They say a week is a long time in politics. In rugby league, two months may as well have been an eternity, such has been the seismic change the game has undergone since the season kicked off in early March.
Covid-19, of course, threw the world into a type of chaos many have not experienced and now, on the eve of the NRL’s resumption, it almost seems nostalgic to look back on the way the game was run, covered, broadcasted and talked about in the fledgling days of 2020.
Since then, the league has endured: organisational inertia at NRL HQ; outspoken opposition in the corridors of power; broadcasters who wouldn’t pay; players who baulked at a pay cut; referees who threatened industrial action; players who flouted social distancing rules; anti-vaxxers who had the potential to stop a return; and the typical rugby league bickering that has felled so many in the past.
Yet the NRL will on Thursday become the first major Australian sports league to resume since the coronavirus shutdown. And the game is not where it is today because it flowed with the current of the worldwide pandemic; it is where it is today largely, if not solely, due to one man – Peter V’landys.
Both feared and revered in equal parts, the ARLC chairman is a belligerent populist whose brand of working class fire-and-brimstone rhetoric and results-first ethos has positioned rugby league as the frontrunner through sheer force of will – and him as the most powerful man in Australian sport.
For good or ill, V’landys has bulldozed a path for the game’s return and to label him one of the most omnipotent figures in Australia is not hyperbole. He has defied the prime minister and state premiers, taken the fight to broadcasters and unions, unilaterally changed the laws of the game and obliterated rivals along the way.
V’landys was twice chastised by Scott Morrison for declaring the Warriors would be given a travel exemption, yet they set up camp in Tamworth and will play on Saturday. It has been a high-risk gambit. Governments can and will shut the game down the moment there is a health breach. Failure to have the backing of health departments and public officials gives the game zero wiggle room if something goes wrong. A thirst for brinksmanship and risk has its downside and his making, of course, could yet be his breaking.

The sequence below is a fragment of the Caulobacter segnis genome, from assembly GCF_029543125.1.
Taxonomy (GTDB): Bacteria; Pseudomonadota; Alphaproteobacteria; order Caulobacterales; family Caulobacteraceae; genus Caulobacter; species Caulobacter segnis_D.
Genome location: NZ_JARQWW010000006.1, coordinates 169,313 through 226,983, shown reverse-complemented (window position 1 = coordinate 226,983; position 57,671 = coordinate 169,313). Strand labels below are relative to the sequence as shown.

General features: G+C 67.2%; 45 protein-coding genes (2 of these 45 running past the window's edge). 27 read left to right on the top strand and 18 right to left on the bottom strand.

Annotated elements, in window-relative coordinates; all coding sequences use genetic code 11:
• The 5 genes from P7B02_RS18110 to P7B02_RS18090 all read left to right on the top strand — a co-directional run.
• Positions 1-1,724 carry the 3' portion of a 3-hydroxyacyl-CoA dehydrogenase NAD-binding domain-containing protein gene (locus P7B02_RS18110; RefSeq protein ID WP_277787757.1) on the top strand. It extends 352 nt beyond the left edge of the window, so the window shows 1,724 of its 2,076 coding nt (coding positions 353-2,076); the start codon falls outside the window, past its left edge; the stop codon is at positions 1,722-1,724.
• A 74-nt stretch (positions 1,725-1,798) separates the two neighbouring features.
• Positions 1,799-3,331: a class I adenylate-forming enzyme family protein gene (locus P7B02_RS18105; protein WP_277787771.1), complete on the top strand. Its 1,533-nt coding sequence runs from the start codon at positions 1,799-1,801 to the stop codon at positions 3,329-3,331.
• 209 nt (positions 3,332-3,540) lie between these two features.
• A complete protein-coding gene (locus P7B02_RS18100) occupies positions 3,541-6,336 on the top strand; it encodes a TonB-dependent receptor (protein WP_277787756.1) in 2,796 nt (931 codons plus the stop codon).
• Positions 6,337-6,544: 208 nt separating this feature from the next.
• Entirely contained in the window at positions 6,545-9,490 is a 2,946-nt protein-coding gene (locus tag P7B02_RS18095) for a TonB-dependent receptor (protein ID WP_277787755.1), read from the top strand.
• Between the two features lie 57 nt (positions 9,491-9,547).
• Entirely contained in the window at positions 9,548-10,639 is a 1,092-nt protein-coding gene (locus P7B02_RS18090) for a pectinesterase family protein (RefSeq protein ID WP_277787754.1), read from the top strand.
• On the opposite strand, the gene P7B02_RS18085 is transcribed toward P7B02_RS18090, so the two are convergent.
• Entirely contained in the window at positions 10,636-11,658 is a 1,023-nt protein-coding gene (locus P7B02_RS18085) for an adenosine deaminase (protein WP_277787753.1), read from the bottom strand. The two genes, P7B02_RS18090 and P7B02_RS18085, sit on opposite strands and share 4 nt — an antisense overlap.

V’landys may be able to control the narrative through cozy media relationships but any single health failing could bring the game to its knees; the game will not go on if any player tests positive for Covid-19. To keep some stakeholders in line, some obvious safety measures like player hubs have been foregone. It is a dangerous ploy.
Rugby league has historically struggled to understand the machinations of power and politics. It has too often cowered when confronted or deferred, confused and bewildered by the intrigue and subtleties involved in money and influence.
That has made the internal difficulties in the game look a complete mismatch. Former CEO Todd Greenberg was not expected to last long when V’landys assumed the chairmanship of the ARLC. Covid-19 actually gave him a stay of execution but V’landys does not suffer fools gladly. Greenberg is no fool, but when he made a mess of the player pay negotiations and was humiliated in the broadcast discussions, the chairman was both decisive and brutal.
Neither of the NRL’s two broadcast partners made a critical payment on 1 April but Fox Sports has signed on to a long-term deal ensuring the immediate viability of the game while Nine, who were clearly angling to leave their deal, look set to extend.
The players were always going to be the hardest stakeholders to both please and corral. V’landys won the support of RLPA CEO Clint Newton, keeping any player discontent individualised and nothing more than a murmuring. Anti vaxxers were not publicly humiliated as they well could have been but it became clear that they would not be allowed to stop the game returning. While the completely inadequate response from the NRL to social-distancing laws by four players was widely condemned, it does appear tactical to keep the support of both players and clubs.
The approach to the referees was both more direct and significantly heavier. A rule nobody had called for – the six-again rule designed to speed up play – was introduced with little time to prepare while the game reverted to a single referee. Despite a commitment to pay all full-time referees, the idea of industrial action was floated. V’landys responded by claiming plans were already in place to cope without them and he conceded nothing before the officials committed to refereeing the full 2020 season. The rule and the refereeing change smacks of hubris and has the ability to completely undermine the legitimacy of the 2020 season.
Rugby league has beaten other sports back because at its helm is a pragmatist who cares little for principle. V’landys has been open to ideas – the ill-fated NRL Island prompted most headlines – and not been beholden to tradition, convention or sentiment. It is an attitude which has seen the game plough on regardless of advice otherwise.
But streaks do not last forever and messiahs do not exist. Fallibility is human and at some stage, V’landys may pull the wrong rein. And if he does, the stakes are so high it could be devastating. For now though, rugby league is set to return, albeit a markedly different version to what we knew a few months back.